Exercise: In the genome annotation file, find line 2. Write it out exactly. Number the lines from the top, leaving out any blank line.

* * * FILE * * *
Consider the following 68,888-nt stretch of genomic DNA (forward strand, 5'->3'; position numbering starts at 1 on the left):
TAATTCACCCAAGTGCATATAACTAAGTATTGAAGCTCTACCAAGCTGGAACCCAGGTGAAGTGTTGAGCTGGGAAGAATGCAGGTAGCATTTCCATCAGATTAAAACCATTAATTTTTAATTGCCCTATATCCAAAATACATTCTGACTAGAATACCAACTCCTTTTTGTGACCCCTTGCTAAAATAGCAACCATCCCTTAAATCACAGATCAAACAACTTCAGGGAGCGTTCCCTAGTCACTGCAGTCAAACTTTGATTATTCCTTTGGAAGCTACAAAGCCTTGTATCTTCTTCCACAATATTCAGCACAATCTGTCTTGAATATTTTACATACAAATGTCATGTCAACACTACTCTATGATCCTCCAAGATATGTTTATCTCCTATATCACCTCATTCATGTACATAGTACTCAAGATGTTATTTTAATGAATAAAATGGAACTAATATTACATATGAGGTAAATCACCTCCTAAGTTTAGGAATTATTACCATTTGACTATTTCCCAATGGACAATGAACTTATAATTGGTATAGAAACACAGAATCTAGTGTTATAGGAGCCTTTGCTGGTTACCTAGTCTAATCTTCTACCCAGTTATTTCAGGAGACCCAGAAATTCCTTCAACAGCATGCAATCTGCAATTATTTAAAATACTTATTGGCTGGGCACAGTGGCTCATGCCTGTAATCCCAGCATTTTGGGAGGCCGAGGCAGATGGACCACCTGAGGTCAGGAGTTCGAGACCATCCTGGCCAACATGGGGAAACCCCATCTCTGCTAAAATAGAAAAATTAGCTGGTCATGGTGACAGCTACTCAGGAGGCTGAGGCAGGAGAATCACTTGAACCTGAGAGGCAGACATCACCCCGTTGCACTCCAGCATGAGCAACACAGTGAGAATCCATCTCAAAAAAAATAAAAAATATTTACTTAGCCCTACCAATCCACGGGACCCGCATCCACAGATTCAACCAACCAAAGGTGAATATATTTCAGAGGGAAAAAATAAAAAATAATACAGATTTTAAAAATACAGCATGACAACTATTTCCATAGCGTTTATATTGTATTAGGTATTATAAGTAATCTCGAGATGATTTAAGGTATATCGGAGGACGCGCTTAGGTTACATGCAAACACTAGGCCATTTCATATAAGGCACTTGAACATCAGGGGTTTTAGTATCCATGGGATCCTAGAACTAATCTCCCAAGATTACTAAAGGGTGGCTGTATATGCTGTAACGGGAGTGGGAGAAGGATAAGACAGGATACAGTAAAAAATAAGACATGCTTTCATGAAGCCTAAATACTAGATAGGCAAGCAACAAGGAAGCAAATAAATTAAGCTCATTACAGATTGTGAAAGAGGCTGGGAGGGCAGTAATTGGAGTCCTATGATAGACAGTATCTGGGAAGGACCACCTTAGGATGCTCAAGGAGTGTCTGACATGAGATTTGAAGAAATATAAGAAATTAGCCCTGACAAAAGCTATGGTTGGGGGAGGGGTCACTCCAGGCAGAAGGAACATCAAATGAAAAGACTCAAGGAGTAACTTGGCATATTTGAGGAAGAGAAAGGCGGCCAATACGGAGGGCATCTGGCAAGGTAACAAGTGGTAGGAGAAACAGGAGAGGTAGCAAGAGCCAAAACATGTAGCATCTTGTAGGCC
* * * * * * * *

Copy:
TAATTCACCCAAGTGCATATAACTAAGTATTGAAGCTCTACCAAGCTGGAACCCAGGTGAAGTGTTGAGCTGGGAAGAATGCAGGTAGCATTTCCATCAGATTAAAACCATTAATTTTTAATTGCCCTATATCCAAAATACATTCTGACTAGAATACCAACTCCTTTTTGTGACCCCTTGCTAAAATAGCAACCATCCCTTAAATCACAGATCAAACAACTTCAGGGAGCGTTCCCTAGTCACTGCAGTCAAACTTTGATTATTCCTTTGGAAGCTACAAAGCCTTGTATCTTCTTCCACAATATTCAGCACAATCTGTCTTGAATATTTTACATACAAATGTCATGTCAACACTACTCTATGATCCTCCAAGATATGTTTATCTCCTATATCACCTCATTCATGTACATAGTACTCAAGATGTTATTTTAATGAATAAAATGGAACTAATATTACATATGAGGTAAATCACCTCCTAAGTTTAGGAATTATTACCATTTGACTATTTCCCAATGGACAATGAACTTATAATTGGTATAGAAACACAGAATCTAGTGTTATAGGAGCCTTTGCTGGTTACCTAGTCTAATCTTCTACCCAGTTATTTCAGGAGACCCAGAAATTCCTTCAACAGCATGCAATCTGCAATTATTTAAAATACTTATTGGCTGGGCACAGTGGCTCATGCCTGTAATCCCAGCATTTTGGGAGGCCGAGGCAGATGGACCACCTGAGGTCAGGAGTTCGAGACCATCCTGGCCAACATGGGGAAACCCCATCTCTGCTAAAATAGAAAAATTAGCTGGTCATGGTGACAGCTACTCAGGAGGCTGAGGCAGGAGAATCACTTGAACCTGAGAGGCAGACATCACCCCGTTGCACTCCAGCATGAGCAACACAGTGAGAATCCATCTCAAAAAAAATAAAAAATATTTACTTAGCCCTACCAATCCACGGGACCCGCATCCACAGATTCAACCAACCAAAGGTGAATATATTTCAGAGGGAAAAAATAAAAAATAATACAGATTTTAAAAATACAGCATGACAACTATTTCCATAGCGTTTATATTGTATTAGGTATTATAAGTAATCTCGAGATGATTTAAGGTATATCGGAGGACGCGCTTAGGTTACATGCAAACACTAGGCCATTTCATATAAGGCACTTGAACATCAGGGGTTTTAGTATCCATGGGATCCTAGAACTAATCTCCCAAGATTACTAAAGGGTGGCTGTATATGCTGTAACGGGAGTGGGAGAAGGATAAGACAGGATACAGTAAAAAATAAGACATGCTTTCATGAAGCCTAAATACTAGATAGGCAAGCAACAAGGAAGCAAATAAATTAAGCTCATTACAGATTGTGAAAGAGGCTGGGAGGGCAGTAATTGGAGTCCTATGATAGACAGTATCTGGGAAGGACCACCTTAGGATGCTCAAGGAGTGTCTGACATGAGATTTGAAGAAATATAAGAAATTAGCCCTGACAAAAGCTATGGTTGGGGGAGGGGTCACTCCAGGCAGAAGGAACATCAAATGAAAAGACTCAAGGAGTAACTTGGCATATTTGAGGAAGAGAAAGGCGGCCAATACGGAGGGCATCTGGCAAGGTAACAAGTGGTAGGAGAAACAGGAGAGGTAGCAAGAGCCAAAACATGTAGCATCTTGTAGGCC